How to Make a Poem with

Joy Sullivan & Laurie Wagner

Photo Credit Oiselle Ryan Warner

Writers and creatives, please join us in welcoming Portland poet, Joy Sullivan, author of Instructions for Traveling West, as we navigate the terrain of what goes into making a poem.

Joy is not just a wonderful writer, someone whose work is fresh, honest and accessible, but she’s also a fantastic teacher who knows how to lead writers into the heart of a poem so that it vibrates with beauty and meaning. I love bringing writers in to show us how the sausage is made. It’s part art, part dream, part sitting down and discovering what matters on the page.

In our time together, Joy will examine a poem from her new book, and then break it down to its origins; how it began with a thought, a musing, and an idea that found a line, and which gathered more lines. Joy likes to keep it loose, isn’t attached to what she’s writing or what she thinks the poem is about until she gets closer and starts to see what the poem wants to be.

We’ll talk about the importance of drafts, we’ll see where the poem started and how it changed, what Joy had to let go of, and how opened up to new lines that weren’t in those early drafts.

We’ll talk about how Joy collects ideas and images until they find their way into a poem, and also about writer’s block, which is always fun to talk about.

You do not need to be a poet to get a lot out of Joy’s teachings. Poets teach us about the economy of language, which matters to everything we write.

Joy is a delight, please don’t miss this one.

Please join 27 Powers in welcoming poet, Joy Sullivan, for an exceptionally beautiful class on How to Make a Poem.

Joy Sullivan is a poet, community builder, and author of the book Instructions for Traveling West.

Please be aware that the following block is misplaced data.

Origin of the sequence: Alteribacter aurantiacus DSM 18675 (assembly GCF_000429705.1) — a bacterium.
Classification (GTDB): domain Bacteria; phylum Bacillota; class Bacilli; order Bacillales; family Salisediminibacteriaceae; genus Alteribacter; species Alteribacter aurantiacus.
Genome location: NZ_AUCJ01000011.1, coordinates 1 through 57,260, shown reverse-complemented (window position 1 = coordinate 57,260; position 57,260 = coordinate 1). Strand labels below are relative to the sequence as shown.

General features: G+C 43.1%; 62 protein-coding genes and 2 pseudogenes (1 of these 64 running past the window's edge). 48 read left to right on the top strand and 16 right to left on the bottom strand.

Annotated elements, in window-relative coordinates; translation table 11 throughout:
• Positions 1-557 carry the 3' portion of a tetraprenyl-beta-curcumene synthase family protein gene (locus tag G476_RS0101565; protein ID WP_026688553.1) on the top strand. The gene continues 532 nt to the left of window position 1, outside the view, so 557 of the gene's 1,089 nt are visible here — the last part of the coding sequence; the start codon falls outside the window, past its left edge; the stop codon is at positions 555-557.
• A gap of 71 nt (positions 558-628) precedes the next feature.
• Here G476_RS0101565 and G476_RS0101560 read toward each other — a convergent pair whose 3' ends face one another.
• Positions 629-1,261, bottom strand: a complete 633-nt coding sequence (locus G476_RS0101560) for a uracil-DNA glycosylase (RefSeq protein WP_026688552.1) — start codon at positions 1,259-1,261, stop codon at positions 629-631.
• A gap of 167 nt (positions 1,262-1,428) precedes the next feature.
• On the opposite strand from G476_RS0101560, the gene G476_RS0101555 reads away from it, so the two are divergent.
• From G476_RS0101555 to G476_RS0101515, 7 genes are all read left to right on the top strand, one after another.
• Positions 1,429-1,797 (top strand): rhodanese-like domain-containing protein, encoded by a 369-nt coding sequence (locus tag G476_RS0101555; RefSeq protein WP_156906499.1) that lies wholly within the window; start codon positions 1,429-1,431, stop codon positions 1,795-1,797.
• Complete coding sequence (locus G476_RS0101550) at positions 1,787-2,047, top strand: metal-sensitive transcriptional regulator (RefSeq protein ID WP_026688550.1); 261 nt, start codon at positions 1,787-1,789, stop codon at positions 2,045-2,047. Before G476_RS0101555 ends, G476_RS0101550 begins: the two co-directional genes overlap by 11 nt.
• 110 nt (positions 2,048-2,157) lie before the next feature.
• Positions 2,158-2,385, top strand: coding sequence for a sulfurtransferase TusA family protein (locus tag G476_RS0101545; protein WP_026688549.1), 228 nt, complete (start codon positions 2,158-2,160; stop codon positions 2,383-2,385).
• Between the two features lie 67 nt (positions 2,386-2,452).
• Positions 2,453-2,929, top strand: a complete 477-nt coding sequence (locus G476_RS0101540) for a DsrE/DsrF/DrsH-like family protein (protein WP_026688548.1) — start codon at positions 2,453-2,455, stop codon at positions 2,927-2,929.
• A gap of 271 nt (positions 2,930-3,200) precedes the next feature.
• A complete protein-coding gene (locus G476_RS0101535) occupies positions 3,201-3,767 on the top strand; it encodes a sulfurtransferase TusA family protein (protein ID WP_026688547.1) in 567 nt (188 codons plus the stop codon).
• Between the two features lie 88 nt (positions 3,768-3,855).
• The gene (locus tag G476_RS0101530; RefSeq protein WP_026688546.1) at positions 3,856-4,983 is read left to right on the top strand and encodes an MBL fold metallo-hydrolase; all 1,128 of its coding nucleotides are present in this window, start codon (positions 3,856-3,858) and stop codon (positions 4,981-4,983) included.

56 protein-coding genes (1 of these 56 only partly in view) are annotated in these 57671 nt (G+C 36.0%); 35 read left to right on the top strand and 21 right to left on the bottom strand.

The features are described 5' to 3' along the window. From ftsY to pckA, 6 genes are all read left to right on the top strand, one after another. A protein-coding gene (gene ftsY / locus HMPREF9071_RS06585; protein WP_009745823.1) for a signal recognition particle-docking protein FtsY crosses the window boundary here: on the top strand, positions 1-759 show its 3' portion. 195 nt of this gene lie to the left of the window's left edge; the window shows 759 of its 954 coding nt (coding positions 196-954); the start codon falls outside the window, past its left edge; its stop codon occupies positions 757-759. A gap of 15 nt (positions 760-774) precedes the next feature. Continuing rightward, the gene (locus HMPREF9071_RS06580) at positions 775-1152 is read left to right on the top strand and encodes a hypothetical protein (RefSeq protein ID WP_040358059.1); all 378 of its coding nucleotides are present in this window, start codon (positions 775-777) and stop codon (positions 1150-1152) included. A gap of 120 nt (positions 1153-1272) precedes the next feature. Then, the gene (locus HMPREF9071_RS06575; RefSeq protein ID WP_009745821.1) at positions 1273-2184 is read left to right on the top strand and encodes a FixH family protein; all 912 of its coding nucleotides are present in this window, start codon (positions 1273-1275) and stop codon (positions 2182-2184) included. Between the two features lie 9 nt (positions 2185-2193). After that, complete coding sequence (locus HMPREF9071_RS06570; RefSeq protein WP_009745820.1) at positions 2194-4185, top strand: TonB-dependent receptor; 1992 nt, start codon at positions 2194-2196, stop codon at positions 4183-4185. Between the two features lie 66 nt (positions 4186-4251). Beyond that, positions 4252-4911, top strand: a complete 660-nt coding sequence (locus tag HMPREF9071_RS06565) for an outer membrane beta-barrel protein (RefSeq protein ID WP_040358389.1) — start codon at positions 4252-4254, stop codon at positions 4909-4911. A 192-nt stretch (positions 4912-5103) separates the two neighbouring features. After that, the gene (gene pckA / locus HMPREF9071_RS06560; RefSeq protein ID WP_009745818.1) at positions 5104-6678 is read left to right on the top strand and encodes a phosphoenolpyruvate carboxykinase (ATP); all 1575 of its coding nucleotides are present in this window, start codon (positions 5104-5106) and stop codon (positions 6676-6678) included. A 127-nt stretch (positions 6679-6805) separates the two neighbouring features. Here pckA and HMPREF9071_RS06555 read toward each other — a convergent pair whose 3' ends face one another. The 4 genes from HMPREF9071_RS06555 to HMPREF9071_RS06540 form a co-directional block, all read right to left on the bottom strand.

She received a Masters in poetry from Miami University and has served as the poet-in-residence for the Wexner Center for the Arts.

In addition to leading international writing retreats, she has guest-lectured in classrooms from Stanford University to Florida International University and is the founder of Sustenance, a community designed to help writers revitalize and nourish their craft.

Read her thoughts on the creative life in her Substack newsletter, Necessary Salt.

Joy Sullivan & Laurie Wagner

This is the video replay of the live May 2024 class.

Lemons by Joy Sullivan

It was rainy season and everything in the grove was electric green.

I was hunting lemons. My job was to find the ripe among the fallen. I remember the sweet stink of exhausted citrus. Spoiled gold in the heat, how the fruit sweated in my palm. My sister was running past. She was four years older, full of goodness and gullibility whereas I was young and rotten and one for stories.

I used to tell her I’d seen fairies the size of tadpoles in the river.

That I knew a spell to repair lost time. Gullibility is a kind of bigheartedness, I think, and when she finally learned the joke, it always broke her heart.

Snakes were common in the grove, but I remember how horribly beautiful this one was. How it lifted itself, an iridescent arrow.

Mambas are fast and deadly and when I screamed snake, my sister stood among the fallen lemons, swaying slightly, weighing whether or not to believe. I can still feel her eyes searching me, the seconds slipping, the dying sun making her hair roar red. It wasn’t until I wept that she stepped out of the grove and for the first time, I realized what words meant. I saw them clearly-full of either venom or veracity. The dumb plum of my heart split open.

That night, I told my sister I loved her. I told her the truth.

I’m excited to be partnering with Chapter 510, a nonprofit group in Oakland serving black, brown, and queer kids, ages 7- 18. Chapter 510 is a writing, bookmaking & publishing center that wants every young person in Oakland to write with confidence and joy. Chapter 510 believes that writing is an act of liberation, and that young people transform themselves and their communities when they write and get published, succeeding in work, school, and life. A portion of the proceeds from this event will go to supporting their free creative writing programs for black, brown, and queer youth.